Will we get more financial aid if we buy a life insurance policy?


Q. We are set for retirement and talked to a college planner about financial aid. Our income is probably too high for any need-based aid and after our savings, we will be $200,000 short for college for our two kids. He suggested we refinance our mortgage, take out $50,000 and buy an overfunded cash value life insurance policy to keep some of our home equity out of the financial aid picture. I don’t trust life insurance for non-life insurance needs. What do you think of this strategy?
— Parent

A. You’re smart to start planning early to see what your financial situation will mean for financial aid.

As this advisor suggested, life insurance can be used in various financial planning strategies and not just for the insurance itself.

The strategy the college planner suggested would likely exclude the $50,000 home equity from the financial aid picture, said Michael Green, a certified financial planner with GYL Financial Synergies in Parsippany.

That’s because the cash value of a permanent life insurance policy is not included in the Free Application for Federal Student Aid (FAFSA) formula.

However, he said, home equity is not an asset to be reported on the FAFSA either.

Green said if your children apply to one of the approximately 400 colleges and universities that require the College Scholarship Service Profile (CSS), you will be required to include your home equity.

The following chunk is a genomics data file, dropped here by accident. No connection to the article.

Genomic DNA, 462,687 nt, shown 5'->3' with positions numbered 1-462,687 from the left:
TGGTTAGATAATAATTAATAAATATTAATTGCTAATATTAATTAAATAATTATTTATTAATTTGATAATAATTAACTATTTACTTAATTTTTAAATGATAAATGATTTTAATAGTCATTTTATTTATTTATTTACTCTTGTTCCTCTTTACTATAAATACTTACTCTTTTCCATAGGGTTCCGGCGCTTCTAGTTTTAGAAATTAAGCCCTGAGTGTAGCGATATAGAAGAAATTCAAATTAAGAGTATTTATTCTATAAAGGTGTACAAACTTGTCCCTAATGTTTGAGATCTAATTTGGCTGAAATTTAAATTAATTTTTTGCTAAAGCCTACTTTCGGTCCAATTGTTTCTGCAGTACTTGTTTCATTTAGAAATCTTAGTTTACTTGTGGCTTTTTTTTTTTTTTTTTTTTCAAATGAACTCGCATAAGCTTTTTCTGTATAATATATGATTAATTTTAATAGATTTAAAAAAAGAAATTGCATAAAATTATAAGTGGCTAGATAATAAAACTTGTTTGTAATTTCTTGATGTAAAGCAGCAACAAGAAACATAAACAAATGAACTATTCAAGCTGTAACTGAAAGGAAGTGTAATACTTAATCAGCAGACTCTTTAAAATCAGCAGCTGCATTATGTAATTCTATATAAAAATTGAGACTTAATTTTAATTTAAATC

That’s because the parent’s assets on the CSS are calculated at about 5% of the calculation, he said.

Therefore, the $50,000 you are considering removing from your home equity would equate to only $2,500 in the CSS calculation, he said.

Considering all this, Green said the move does not seem like it would give you significant savings.

“In addition, if you then factor the interest you will pay on the additional $50,000 you are borrowing from refinancing your mortgage, it will likely end up costing you more in the long run,” he said.

Good luck to you and your kids’ college futures.

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This story was originally published on Nov. 3, 2021. presents certain general financial planning principles and advice, but should never be viewed as a substitute for obtaining advice from a personal professional advisor who understands your unique individual circumstances.